Genetics

Will County chokeberry seeds getting their closeup in genetic preservation program | Will-county

Chas Reilly Times correspondent

Violet is the Illinois state flower, but it’s been the chokeberry plants that have attracted some national attention.

Chokeberry seeds and genetic material from the Kankakee Sands Preserve in Custer Township as well as three other sites in the state were collected and taken to the North Central Regional Plant Introduction Station in Ames, Iowa, and the National Laboratory for Genetic Resources Preservation in Fort Collins , Colo., With the purpose of storing them in a national seed vault and for other study.

“The seeds from Kankakee Sands will be stored in a vault for safe keeping,” said Cindy Cain, public information officer of the Forest Preserve District of Will County. Other seeds taken from sites elsewhere in Illinois will be grown in a carefully controlled pollination environment. So they, too, can be stored and used for research and possibly be sent to the Svalbard Global Seed Vault in Norway. ”

There are several reasons chokeberry seeds were chosen for the program.

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“The chokeberry plant, also called aronia, is desirable because it produces fruit that contains a high level of antioxidants and a hybrid of this fruit is used in commercial food production,” Cain said. “It is also a popular native landscaping plant that provides food and habitat for pollinators.”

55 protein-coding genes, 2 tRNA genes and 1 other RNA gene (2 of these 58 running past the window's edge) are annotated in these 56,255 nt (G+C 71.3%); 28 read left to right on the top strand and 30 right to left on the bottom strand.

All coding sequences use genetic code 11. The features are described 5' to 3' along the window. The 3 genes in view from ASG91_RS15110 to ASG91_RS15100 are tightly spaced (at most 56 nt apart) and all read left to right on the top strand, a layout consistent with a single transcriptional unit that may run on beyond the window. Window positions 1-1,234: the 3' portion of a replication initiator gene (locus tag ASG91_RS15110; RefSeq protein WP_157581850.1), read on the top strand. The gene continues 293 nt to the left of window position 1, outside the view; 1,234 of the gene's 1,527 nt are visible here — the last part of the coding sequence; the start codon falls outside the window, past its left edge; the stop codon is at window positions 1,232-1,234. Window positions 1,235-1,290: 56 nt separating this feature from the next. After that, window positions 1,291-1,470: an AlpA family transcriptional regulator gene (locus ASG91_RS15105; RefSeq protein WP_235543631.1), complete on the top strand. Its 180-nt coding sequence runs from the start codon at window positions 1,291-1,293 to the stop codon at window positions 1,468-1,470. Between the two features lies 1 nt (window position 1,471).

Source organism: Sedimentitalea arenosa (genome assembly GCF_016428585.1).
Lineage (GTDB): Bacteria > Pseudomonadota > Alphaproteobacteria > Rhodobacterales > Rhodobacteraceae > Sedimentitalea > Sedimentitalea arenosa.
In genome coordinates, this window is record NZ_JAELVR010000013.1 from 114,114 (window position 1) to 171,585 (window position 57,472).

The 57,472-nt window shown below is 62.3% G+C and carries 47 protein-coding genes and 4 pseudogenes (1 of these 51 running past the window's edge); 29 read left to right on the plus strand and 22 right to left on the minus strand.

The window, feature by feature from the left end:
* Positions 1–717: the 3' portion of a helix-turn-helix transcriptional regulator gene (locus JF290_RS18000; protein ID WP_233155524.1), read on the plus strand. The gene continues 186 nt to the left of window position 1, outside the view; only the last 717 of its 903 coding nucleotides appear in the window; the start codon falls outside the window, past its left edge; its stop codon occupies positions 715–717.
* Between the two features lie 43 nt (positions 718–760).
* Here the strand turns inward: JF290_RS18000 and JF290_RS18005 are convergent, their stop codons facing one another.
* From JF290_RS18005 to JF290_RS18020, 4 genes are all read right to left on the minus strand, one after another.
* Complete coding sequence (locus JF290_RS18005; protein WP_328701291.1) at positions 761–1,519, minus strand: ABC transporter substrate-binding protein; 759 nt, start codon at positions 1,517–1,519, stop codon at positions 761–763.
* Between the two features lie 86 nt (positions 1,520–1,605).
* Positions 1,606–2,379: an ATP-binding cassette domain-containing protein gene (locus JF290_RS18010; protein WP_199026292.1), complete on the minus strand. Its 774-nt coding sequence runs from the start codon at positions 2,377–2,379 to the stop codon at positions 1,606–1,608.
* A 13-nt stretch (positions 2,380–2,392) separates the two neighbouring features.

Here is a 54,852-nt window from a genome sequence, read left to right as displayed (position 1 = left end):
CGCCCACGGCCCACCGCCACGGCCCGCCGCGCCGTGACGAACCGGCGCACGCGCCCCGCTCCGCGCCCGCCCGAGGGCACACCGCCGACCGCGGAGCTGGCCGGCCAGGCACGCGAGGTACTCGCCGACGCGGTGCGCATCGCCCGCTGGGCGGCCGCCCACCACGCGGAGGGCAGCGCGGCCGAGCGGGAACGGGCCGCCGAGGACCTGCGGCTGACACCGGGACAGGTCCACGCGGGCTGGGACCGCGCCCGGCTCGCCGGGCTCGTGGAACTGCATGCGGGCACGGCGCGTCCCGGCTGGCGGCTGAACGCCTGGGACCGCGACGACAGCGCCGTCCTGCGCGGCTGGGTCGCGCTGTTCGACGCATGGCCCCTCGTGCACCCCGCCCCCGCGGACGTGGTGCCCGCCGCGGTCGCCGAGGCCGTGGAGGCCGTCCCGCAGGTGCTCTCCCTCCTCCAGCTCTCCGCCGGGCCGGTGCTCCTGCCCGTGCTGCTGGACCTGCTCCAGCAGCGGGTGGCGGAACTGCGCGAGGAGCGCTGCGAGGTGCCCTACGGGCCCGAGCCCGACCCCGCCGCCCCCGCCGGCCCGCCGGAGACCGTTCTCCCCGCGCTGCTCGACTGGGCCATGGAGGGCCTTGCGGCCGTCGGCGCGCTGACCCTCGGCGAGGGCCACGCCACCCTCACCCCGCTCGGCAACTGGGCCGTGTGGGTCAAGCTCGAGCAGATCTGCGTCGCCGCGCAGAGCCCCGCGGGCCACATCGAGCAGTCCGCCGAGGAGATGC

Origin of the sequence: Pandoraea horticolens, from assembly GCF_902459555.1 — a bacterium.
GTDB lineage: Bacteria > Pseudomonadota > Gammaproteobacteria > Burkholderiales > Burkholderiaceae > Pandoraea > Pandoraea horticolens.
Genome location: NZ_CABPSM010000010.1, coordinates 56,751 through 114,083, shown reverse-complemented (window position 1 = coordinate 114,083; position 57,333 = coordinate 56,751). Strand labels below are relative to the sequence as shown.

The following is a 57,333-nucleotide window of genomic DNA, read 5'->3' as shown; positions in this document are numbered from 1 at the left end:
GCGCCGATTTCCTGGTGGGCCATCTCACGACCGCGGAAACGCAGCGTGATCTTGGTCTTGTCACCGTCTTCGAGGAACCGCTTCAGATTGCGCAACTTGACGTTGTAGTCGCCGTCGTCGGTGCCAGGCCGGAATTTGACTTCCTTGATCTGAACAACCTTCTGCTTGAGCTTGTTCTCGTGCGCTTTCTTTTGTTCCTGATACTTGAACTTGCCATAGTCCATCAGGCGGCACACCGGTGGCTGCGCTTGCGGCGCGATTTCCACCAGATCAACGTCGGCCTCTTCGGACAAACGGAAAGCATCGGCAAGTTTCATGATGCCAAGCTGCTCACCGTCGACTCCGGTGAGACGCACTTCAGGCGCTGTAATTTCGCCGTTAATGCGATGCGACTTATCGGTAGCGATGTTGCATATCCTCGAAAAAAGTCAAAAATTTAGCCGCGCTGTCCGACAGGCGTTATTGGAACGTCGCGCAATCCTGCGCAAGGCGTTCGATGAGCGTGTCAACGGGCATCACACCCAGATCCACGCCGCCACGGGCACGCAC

The seed vault was also in need of chokeberry seeds from Midwestern areas.

“They had East Coast varieties, but not enough from the Midwest,” Cain said. “So they chose Illinois for its Midwestern plant varieties.”

The process began in May 2021, when US Department of Agriculture Horticulturist Jeffrey Carstens contacted the Forest Preserve District to apply for a special use permit for a variety of activities involving the chokeberry plants at the Kankakee Sands Preserve.

“It is very encouraging that our multiyear restoration efforts at Kankakee Sands have yielded materials that could be useful to other agencies,” Cain said. “This is why we do what we do. We’re preserving land and restoring it to foster and protect biodiversity. “

After receiving the permit, Carstens and a group from the National Germplasm System North Central Regional Station gathered the seeds as well as samples of the plant’s leaf tissue to be genetically analyzed.

“The leaf material from our chokeberry plants will be used by researchers now and the seeds will be stored for future use in case of natural or human-caused disasters,” Cain said. “Depending on how they were stored, the seeds could last up to 100 years, according to the seed vault staff.”

Special care was teken with the seeds and genetic materials.

“The leaf tissue samples were placed in packets with silica beads, freeze dried and tucked into sealed, air-tight packets that are now being stored in a room at 5 degrees Celsius (41 degrees Fahrenheit),” Cain said. “The chokeberry seeds are stored in resealable, thick-plastic, see-through packaging being kept at a cool minus 18 degrees Celsius (minus 0.4 Fahrenheit) in a large walk-in freezer.”

Cain said it’s fitting for the forest preserve district to participate in the seed and genetic material program.

Its “mission statement pledges that the district will protect and enhance Will County’s natural and cultural resources for the benefit of current and future generations,” she said. “This partnership is a perfect example of how that pledge is carried out.”

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